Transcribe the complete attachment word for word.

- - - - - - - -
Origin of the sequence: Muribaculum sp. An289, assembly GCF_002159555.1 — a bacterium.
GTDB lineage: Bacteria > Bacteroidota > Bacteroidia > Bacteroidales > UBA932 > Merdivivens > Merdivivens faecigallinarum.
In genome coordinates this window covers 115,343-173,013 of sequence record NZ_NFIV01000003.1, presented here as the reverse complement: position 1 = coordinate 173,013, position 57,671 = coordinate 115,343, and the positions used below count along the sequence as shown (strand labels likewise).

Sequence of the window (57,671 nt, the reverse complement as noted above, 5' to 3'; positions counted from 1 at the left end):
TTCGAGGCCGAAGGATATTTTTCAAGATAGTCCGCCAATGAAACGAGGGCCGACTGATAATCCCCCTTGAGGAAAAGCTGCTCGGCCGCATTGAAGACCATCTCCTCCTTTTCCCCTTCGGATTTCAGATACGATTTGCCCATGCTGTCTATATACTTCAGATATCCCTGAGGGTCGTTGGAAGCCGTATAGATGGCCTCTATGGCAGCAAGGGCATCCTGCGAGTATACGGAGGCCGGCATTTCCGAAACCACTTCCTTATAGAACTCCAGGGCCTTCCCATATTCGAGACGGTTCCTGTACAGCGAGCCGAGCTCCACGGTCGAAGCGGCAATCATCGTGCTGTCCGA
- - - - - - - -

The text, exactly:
Origin of the sequence: Muribaculum sp. An289, assembly GCF_002159555.1 — a bacterium.
GTDB lineage: Bacteria > Bacteroidota > Bacteroidia > Bacteroidales > UBA932 > Merdivivens > Merdivivens faecigallinarum.
In genome coordinates this window covers 115,343-173,013 of sequence record NZ_NFIV01000003.1, presented here as the reverse complement: position 1 = coordinate 173,013, position 57,671 = coordinate 115,343, and the positions used below count along the sequence as shown (strand labels likewise).

Sequence of the window (57,671 nt, the reverse complement as noted above, 5' to 3'; positions counted from 1 at the left end):
TTCGAGGCCGAAGGATATTTTTCAAGATAGTCCGCCAATGAAACGAGGGCCGACTGATAATCCCCCTTGAGGAAAAGCTGCTCGGCCGCATTGAAGACCATCTCCTCCTTTTCCCCTTCGGATTTCAGATACGATTTGCCCATGCTGTCTATATACTTCAGATATCCCTGAGGGTCGTTGGAAGCCGTATAGATGGCCTCTATGGCAGCAAGGGCATCCTGCGAGTATACGGAGGCCGGCATTTCCGAAACCACTTCCTTATAGAACTCCAGGGCCTTCCCATATTCGAGACGGTTCCTGTACAGCGAGCCGAGCTCCACGGTCGAAGCGGCAATCATCGTGCTGTCCGA